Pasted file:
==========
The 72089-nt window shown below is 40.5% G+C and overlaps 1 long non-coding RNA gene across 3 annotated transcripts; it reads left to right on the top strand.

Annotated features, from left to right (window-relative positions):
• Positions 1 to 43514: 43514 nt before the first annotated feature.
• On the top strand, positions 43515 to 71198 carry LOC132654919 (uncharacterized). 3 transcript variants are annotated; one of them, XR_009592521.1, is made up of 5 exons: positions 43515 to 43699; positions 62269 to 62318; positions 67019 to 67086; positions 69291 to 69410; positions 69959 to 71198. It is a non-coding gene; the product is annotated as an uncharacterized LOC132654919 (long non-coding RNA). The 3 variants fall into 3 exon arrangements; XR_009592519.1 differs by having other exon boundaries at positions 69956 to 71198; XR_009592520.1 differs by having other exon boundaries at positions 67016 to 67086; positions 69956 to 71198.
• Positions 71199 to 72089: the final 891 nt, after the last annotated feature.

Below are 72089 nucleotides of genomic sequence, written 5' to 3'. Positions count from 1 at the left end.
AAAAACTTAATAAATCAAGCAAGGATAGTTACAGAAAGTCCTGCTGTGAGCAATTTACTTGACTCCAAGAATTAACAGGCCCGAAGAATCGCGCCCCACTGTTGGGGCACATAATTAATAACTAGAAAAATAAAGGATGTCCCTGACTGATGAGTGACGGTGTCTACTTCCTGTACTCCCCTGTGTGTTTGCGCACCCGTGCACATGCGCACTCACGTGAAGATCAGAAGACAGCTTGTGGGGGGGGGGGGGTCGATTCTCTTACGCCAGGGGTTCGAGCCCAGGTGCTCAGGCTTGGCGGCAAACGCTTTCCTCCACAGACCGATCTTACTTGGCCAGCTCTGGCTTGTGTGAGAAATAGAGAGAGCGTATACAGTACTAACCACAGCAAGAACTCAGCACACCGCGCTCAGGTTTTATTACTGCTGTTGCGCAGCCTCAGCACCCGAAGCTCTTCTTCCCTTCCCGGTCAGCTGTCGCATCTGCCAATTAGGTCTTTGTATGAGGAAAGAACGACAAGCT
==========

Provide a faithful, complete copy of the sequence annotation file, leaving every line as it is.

The 72089-nt window shown below is 40.5% G+C and overlaps 1 long non-coding RNA gene across 3 annotated transcripts; it reads left to right on the top strand.

Annotated features, from left to right (window-relative positions):
• Positions 1 to 43514: 43514 nt before the first annotated feature.
• On the top strand, positions 43515 to 71198 carry LOC132654919 (uncharacterized). 3 transcript variants are annotated; one of them, XR_009592521.1, is made up of 5 exons: positions 43515 to 43699; positions 62269 to 62318; positions 67019 to 67086; positions 69291 to 69410; positions 69959 to 71198. It is a non-coding gene; the product is annotated as an uncharacterized LOC132654919 (long non-coding RNA). The 3 variants fall into 3 exon arrangements; XR_009592519.1 differs by having other exon boundaries at positions 69956 to 71198; XR_009592520.1 differs by having other exon boundaries at positions 67016 to 67086; positions 69956 to 71198.
• Positions 71199 to 72089: the final 891 nt, after the last annotated feature.

Below are 72089 nucleotides of genomic sequence, written 5' to 3'. Positions count from 1 at the left end.
AAAAACTTAATAAATCAAGCAAGGATAGTTACAGAAAGTCCTGCTGTGAGCAATTTACTTGACTCCAAGAATTAACAGGCCCGAAGAATCGCGCCCCACTGTTGGGGCACATAATTAATAACTAGAAAAATAAAGGATGTCCCTGACTGATGAGTGACGGTGTCTACTTCCTGTACTCCCCTGTGTGTTTGCGCACCCGTGCACATGCGCACTCACGTGAAGATCAGAAGACAGCTTGTGGGGGGGGGGGGGTCGATTCTCTTACGCCAGGGGTTCGAGCCCAGGTGCTCAGGCTTGGCGGCAAACGCTTTCCTCCACAGACCGATCTTACTTGGCCAGCTCTGGCTTGTGTGAGAAATAGAGAGAGCGTATACAGTACTAACCACAGCAAGAACTCAGCACACCGCGCTCAGGTTTTATTACTGCTGTTGCGCAGCCTCAGCACCCGAAGCTCTTCTTCCCTTCCCGGTCAGCTGTCGCATCTGCCAATTAGGTCTTTGTATGAGGAAAGAACGACAAGCT